Puoi trovare questa intervista in Italiano qui.
In 2014, we found on Kickstarter one of the projects that so far was one of the most intriguing: scientists travel through time¬†brought¬†together thanks to Winston Churchill in order to fight Nazis, Soviet cosmonauts and their scientific rivals. No idea of what I’m talking about? Well, not to worry: Super Science Friends is an animated series that backed the pilot episode in 2014 and¬†was released last year in November. You can watch it below.
Now the Tinman Creative Studios, the team behind the creation of Super Science Friends and lead by Brett Jubinville, are¬†asking backers to fund on Kickstarter the next episodes of this fantastic series. We had the chance to interview a second time Brett (you can find the first interview here) on the project and what’s the future of Super Science Friends.
1. The first episode was a success: international press covered your Kickstarter project and the¬†final result, new fans¬†supporting your Studios, thousands of views on Vimeo, YouTube and¬†Facebook, and most of all you kept the promise¬†to your backers. In the first interview, I¬†asked you whether the project was a marketing tool to promote Tinman¬†Creative Studios.¬†How did this success translate for Tinman Creative Studios?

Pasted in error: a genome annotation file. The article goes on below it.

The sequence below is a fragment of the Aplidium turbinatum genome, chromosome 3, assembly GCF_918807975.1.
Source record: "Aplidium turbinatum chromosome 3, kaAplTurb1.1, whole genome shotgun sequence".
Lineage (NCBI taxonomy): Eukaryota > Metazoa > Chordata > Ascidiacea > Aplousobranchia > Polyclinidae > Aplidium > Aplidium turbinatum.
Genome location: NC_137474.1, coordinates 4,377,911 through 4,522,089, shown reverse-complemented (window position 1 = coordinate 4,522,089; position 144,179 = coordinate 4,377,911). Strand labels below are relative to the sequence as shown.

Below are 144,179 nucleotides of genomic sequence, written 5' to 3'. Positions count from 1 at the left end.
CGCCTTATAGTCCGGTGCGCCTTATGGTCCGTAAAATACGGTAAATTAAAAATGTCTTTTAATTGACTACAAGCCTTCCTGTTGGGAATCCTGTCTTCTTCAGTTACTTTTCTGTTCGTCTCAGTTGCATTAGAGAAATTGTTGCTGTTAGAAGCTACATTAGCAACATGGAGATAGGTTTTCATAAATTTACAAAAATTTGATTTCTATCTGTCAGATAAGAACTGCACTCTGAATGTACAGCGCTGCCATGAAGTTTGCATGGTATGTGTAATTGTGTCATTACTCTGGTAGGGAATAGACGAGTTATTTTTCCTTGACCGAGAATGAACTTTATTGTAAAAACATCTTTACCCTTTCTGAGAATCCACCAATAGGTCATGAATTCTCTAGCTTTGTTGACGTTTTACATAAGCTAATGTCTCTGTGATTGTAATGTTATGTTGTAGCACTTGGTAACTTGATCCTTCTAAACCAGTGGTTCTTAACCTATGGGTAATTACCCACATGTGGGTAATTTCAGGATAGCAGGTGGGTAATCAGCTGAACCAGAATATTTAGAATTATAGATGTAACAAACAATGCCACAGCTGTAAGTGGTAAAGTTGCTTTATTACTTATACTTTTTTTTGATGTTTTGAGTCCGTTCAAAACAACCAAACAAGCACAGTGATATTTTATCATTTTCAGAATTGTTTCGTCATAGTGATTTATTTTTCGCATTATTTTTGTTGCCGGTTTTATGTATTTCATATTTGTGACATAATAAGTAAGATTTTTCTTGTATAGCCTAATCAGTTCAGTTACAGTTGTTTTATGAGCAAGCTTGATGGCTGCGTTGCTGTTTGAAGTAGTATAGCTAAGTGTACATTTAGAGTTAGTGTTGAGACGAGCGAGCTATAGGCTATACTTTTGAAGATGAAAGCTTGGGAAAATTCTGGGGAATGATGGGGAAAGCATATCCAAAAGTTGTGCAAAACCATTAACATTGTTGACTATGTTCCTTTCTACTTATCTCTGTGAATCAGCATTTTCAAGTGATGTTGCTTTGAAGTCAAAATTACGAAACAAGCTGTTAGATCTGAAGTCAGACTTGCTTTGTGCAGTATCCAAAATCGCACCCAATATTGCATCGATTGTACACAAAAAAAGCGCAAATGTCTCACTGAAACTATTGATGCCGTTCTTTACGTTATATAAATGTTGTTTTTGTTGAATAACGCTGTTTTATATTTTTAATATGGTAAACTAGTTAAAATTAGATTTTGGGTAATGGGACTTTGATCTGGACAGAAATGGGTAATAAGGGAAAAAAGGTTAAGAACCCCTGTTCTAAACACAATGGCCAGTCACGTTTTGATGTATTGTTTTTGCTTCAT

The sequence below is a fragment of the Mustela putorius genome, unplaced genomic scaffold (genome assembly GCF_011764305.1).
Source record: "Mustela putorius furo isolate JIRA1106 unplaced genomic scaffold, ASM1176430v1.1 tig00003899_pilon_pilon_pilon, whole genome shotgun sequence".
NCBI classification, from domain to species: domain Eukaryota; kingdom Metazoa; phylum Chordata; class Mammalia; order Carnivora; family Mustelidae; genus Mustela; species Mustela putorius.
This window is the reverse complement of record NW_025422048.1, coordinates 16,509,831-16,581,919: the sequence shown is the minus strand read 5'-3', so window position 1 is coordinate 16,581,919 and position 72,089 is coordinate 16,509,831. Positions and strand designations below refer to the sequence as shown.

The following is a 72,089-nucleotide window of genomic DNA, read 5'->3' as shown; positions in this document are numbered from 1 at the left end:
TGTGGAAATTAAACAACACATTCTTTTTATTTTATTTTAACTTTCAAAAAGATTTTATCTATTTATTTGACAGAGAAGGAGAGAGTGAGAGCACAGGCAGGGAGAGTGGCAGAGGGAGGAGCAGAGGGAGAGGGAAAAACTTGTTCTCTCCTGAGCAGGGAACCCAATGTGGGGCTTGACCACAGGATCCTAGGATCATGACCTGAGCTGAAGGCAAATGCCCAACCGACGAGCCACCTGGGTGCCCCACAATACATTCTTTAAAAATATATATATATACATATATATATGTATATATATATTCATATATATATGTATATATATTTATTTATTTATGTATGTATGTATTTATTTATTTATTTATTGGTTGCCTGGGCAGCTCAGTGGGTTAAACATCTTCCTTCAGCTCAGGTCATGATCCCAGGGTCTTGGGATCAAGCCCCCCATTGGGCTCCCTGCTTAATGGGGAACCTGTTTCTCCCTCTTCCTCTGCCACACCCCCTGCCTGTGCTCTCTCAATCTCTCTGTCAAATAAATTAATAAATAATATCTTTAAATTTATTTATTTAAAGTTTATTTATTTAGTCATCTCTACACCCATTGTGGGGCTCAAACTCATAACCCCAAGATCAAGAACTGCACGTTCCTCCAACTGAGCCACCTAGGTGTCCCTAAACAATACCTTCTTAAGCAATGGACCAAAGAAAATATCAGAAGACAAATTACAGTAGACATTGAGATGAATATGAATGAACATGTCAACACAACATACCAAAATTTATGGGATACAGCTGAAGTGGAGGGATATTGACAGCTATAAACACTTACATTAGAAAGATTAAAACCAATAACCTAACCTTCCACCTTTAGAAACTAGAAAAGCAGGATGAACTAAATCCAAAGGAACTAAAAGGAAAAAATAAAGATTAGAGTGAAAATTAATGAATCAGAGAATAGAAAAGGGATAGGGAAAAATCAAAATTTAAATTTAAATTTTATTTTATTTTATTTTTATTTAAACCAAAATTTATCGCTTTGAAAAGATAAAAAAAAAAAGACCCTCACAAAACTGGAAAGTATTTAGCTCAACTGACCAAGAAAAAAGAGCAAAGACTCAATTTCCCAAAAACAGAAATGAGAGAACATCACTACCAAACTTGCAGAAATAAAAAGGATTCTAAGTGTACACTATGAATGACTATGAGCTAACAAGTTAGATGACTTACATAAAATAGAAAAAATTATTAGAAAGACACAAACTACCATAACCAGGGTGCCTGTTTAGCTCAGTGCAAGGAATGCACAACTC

I would say the success of Super Science Friends hasn’t really had a huge impact on Tinman. ¬†While we’ve gotten a bit of fanfare out of it, the focus has definitely been on the show, not the company that produced the show. ¬†And to be honest, that’s probably the way it should be. ¬†I’d rather have people interested in the characters we’ve created and the stories we’re telling. ¬†That being said, it’s always fun when one of our crew members gets recognized on the street or has someone gush about the show to them.
2. For the production of your first episode, you asked for 25.000 CAD. This time, you asked for¬†150.000 for the¬†production of at least 3 episodes. Why did you choose such a high target?
We learned a lot doing our first Kickstarter, mainly about things like “over-promising on rewards” and “shipping costs”. ¬†In my first update on our current Kickstarter, I talk about this. Basically, the money we raised from the first Kickstarter was only enough to cover the costs of the rewards and shipping said rewards. ¬†This time around we wanted to try and resolve that and make sure the majority of the money people pledged was going toward actual production.
Currently, in all of our reward tiers at least 60% goes toward production, and no more than 40% goes toward the rewards. ¬†This seemed like a more appropriate balance.
3. If the amount you are hoping to receive will not be reached, is that the end for Super¬†Science Friends?